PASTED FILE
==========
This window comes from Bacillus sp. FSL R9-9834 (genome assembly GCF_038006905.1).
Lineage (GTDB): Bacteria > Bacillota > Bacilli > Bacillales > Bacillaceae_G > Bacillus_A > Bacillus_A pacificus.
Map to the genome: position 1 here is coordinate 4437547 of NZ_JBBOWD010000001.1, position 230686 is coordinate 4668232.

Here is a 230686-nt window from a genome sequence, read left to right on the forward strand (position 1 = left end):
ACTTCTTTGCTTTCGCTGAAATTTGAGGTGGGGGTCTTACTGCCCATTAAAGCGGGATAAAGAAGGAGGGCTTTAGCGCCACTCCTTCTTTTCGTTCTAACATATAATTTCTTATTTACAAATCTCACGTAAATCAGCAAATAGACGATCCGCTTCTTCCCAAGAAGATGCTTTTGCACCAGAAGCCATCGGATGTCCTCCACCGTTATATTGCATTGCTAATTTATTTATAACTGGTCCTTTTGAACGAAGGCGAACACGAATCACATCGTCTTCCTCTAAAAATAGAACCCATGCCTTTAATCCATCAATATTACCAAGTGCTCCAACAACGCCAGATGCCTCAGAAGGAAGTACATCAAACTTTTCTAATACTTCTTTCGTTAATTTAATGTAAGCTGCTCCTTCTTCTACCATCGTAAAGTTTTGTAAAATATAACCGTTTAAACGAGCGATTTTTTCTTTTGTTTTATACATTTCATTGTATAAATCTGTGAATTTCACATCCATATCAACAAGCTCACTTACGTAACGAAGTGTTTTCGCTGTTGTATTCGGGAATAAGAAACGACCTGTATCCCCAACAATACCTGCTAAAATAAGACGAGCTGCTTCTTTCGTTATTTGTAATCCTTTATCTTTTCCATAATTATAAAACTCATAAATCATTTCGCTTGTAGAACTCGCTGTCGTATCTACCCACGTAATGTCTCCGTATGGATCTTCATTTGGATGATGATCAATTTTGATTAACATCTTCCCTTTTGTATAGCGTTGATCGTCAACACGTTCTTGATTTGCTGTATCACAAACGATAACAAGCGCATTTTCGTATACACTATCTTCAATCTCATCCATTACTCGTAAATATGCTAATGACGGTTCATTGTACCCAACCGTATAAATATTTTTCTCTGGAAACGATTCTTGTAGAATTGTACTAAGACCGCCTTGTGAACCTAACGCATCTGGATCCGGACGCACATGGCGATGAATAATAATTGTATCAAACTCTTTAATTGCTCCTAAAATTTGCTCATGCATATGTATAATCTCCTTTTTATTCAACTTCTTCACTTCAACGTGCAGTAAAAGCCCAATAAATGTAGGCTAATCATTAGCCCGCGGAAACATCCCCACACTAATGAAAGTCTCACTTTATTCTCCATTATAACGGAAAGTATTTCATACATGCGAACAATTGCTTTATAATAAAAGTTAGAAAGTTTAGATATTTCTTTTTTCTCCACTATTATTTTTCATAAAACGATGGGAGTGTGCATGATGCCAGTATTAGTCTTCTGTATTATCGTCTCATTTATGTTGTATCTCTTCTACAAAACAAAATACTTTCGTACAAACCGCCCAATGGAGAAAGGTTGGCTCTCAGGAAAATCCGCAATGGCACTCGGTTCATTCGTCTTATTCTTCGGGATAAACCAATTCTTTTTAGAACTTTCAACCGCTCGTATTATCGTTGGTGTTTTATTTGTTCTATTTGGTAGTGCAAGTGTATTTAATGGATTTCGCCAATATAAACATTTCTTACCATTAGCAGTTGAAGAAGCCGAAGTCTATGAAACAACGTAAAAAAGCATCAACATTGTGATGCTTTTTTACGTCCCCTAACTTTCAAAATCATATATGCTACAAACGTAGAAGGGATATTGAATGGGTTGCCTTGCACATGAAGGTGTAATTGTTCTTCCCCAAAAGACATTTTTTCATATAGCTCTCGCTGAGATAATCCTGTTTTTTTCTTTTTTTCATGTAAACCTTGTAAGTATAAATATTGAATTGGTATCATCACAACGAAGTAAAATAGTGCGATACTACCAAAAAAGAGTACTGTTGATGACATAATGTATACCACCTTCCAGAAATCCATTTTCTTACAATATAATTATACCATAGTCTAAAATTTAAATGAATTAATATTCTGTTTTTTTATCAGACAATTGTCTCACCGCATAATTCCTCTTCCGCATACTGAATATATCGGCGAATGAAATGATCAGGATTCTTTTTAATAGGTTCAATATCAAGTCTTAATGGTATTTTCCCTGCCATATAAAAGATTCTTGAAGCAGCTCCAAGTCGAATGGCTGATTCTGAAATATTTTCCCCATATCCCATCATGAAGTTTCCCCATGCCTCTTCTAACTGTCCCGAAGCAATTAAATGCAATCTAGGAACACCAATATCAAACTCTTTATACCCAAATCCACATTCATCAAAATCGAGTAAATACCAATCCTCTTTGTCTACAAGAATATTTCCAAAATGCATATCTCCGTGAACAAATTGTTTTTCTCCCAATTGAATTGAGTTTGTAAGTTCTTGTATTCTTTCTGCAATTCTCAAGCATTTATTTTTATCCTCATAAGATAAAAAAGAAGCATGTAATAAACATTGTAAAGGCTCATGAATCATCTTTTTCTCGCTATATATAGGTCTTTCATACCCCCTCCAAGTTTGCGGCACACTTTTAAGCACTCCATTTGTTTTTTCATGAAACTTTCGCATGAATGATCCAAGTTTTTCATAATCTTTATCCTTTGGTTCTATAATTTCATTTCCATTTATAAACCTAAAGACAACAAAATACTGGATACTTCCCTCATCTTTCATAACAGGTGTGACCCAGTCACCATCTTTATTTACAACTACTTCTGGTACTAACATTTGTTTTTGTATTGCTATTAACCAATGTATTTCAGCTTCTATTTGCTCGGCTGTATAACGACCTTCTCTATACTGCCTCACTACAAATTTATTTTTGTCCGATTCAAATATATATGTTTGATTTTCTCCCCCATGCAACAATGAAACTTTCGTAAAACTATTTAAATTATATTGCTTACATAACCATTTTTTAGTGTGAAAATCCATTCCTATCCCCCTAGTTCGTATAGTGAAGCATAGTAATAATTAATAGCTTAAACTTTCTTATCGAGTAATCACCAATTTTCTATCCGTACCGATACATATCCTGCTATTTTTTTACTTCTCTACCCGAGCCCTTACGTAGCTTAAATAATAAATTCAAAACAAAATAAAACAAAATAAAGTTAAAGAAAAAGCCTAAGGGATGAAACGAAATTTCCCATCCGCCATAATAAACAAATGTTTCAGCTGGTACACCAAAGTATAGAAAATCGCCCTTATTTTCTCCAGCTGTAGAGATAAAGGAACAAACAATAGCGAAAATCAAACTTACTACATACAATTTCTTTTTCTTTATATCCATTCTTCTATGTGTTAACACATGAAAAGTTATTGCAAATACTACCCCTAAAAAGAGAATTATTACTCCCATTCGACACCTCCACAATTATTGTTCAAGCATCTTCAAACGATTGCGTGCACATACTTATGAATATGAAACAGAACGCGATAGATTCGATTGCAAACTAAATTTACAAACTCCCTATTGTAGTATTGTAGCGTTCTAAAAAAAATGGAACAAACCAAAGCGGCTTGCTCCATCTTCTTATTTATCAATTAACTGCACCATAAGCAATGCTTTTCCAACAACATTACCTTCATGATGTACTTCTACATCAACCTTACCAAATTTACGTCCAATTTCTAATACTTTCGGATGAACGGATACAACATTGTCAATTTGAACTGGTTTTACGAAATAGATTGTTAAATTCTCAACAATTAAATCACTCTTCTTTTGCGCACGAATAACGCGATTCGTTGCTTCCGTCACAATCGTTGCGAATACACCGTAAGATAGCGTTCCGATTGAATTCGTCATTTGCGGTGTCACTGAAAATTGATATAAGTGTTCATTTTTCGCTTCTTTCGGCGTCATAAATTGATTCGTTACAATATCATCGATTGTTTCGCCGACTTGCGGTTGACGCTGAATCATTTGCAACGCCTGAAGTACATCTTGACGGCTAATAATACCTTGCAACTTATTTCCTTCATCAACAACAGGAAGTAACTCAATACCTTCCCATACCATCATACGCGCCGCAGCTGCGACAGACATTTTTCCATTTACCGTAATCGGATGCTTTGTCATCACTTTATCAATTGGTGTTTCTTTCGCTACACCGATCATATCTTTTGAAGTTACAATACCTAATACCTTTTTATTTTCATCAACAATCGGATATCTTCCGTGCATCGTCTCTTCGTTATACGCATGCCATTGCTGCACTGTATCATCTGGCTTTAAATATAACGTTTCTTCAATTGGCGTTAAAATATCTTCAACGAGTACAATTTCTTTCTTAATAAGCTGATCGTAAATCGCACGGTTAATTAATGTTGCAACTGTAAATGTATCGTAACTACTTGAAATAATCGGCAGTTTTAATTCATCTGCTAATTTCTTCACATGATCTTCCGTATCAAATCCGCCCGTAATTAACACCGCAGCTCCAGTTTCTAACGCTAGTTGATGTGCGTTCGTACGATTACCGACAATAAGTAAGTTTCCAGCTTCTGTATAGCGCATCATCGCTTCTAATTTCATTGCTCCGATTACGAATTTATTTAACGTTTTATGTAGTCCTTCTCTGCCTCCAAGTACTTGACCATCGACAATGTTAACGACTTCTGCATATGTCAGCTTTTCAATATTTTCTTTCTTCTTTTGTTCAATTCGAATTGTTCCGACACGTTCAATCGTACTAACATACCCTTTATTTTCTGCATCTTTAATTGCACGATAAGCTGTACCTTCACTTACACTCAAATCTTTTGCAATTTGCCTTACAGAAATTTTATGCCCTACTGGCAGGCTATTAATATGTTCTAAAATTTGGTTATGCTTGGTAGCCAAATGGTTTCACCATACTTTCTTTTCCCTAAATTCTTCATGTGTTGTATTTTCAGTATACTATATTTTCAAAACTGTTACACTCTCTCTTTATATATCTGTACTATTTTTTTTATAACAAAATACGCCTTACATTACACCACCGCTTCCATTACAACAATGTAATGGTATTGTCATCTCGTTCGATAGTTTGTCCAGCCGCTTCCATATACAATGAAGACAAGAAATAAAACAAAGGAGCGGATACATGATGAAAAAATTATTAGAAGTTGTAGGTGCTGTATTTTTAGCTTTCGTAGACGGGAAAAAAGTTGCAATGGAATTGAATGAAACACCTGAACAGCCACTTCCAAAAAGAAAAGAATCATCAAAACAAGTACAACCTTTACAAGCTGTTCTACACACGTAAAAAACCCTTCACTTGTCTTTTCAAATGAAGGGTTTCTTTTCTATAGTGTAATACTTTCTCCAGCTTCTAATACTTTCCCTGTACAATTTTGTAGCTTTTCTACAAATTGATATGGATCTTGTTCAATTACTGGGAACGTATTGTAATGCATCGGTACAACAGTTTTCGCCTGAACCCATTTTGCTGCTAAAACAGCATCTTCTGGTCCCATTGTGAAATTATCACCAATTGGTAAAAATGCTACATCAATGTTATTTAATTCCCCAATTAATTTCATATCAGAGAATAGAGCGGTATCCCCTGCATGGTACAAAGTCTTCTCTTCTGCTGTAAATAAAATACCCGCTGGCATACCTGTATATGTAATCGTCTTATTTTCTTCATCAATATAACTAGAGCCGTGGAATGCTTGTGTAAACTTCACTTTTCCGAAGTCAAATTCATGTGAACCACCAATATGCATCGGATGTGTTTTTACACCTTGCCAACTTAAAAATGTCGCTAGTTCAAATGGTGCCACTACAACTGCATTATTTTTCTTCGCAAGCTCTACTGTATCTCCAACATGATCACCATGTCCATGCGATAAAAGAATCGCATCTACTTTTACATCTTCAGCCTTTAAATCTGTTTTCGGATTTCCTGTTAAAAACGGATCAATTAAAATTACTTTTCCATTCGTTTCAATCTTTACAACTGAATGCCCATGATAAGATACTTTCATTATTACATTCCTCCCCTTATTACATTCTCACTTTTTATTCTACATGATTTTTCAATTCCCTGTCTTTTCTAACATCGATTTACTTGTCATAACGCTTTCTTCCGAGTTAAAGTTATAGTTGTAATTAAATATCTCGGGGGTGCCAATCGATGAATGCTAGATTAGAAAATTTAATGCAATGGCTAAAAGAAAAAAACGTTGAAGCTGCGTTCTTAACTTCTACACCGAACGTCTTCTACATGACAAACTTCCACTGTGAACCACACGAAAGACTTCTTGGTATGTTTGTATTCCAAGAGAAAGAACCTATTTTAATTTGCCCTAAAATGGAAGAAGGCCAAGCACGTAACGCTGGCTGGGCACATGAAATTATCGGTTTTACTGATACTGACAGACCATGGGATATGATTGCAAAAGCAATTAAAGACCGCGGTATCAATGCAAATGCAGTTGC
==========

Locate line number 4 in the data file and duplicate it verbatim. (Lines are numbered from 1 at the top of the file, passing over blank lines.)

Here is a 230686-nt window from a genome sequence, read left to right on the forward strand (position 1 = left end):